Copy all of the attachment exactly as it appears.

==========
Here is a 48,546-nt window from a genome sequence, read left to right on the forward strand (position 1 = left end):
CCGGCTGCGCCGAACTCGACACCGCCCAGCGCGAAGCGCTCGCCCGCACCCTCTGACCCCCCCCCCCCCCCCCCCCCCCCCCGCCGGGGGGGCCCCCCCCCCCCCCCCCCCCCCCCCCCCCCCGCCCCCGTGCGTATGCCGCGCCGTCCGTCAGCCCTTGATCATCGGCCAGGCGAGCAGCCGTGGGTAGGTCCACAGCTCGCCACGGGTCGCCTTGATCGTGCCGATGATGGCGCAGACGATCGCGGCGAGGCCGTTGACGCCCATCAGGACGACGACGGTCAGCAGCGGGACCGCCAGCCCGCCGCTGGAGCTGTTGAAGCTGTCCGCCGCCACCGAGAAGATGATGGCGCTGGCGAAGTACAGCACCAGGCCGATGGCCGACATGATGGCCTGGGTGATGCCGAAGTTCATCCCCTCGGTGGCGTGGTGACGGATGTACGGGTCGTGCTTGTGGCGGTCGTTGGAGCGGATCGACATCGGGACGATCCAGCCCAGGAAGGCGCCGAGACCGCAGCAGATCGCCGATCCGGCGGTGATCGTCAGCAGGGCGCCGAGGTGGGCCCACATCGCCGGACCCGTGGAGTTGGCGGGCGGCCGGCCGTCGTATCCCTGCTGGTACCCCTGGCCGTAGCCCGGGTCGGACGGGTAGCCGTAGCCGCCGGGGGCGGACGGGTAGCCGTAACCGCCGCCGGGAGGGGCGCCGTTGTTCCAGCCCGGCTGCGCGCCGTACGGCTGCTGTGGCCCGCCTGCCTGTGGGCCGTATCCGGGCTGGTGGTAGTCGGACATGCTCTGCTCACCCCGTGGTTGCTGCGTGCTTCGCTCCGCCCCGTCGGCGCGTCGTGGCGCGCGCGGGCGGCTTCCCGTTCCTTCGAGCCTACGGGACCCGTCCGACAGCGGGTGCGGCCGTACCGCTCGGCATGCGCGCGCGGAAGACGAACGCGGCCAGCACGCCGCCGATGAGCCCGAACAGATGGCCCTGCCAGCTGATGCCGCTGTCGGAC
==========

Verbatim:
Here is a 48,546-nt window from a genome sequence, read left to right on the forward strand (position 1 = left end):
CCGGCTGCGCCGAACTCGACACCGCCCAGCGCGAAGCGCTCGCCCGCACCCTCTGACCCCCCCCCCCCCCCCCCCCCCCCCCGCCGGGGGGGCCCCCCCCCCCCCCCCCCCCCCCCCCCCCCCGCCCCCGTGCGTATGCCGCGCCGTCCGTCAGCCCTTGATCATCGGCCAGGCGAGCAGCCGTGGGTAGGTCCACAGCTCGCCACGGGTCGCCTTGATCGTGCCGATGATGGCGCAGACGATCGCGGCGAGGCCGTTGACGCCCATCAGGACGACGACGGTCAGCAGCGGGACCGCCAGCCCGCCGCTGGAGCTGTTGAAGCTGTCCGCCGCCACCGAGAAGATGATGGCGCTGGCGAAGTACAGCACCAGGCCGATGGCCGACATGATGGCCTGGGTGATGCCGAAGTTCATCCCCTCGGTGGCGTGGTGACGGATGTACGGGTCGTGCTTGTGGCGGTCGTTGGAGCGGATCGACATCGGGACGATCCAGCCCAGGAAGGCGCCGAGACCGCAGCAGATCGCCGATCCGGCGGTGATCGTCAGCAGGGCGCCGAGGTGGGCCCACATCGCCGGACCCGTGGAGTTGGCGGGCGGCCGGCCGTCGTATCCCTGCTGGTACCCCTGGCCGTAGCCCGGGTCGGACGGGTAGCCGTAGCCGCCGGGGGCGGACGGGTAGCCGTAACCGCCGCCGGGAGGGGCGCCGTTGTTCCAGCCCGGCTGCGCGCCGTACGGCTGCTGTGGCCCGCCTGCCTGTGGGCCGTATCCGGGCTGGTGGTAGTCGGACATGCTCTGCTCACCCCGTGGTTGCTGCGTGCTTCGCTCCGCCCCGTCGGCGCGTCGTGGCGCGCGCGGGCGGCTTCCCGTTCCTTCGAGCCTACGGGACCCGTCCGACAGCGGGTGCGGCCGTACCGCTCGGCATGCGCGCGCGGAAGACGAACGCGGCCAGCACGCCGCCGATGAGCCCGAACAGATGGCCCTGCCAGCTGATGCCGCTGTCGGAC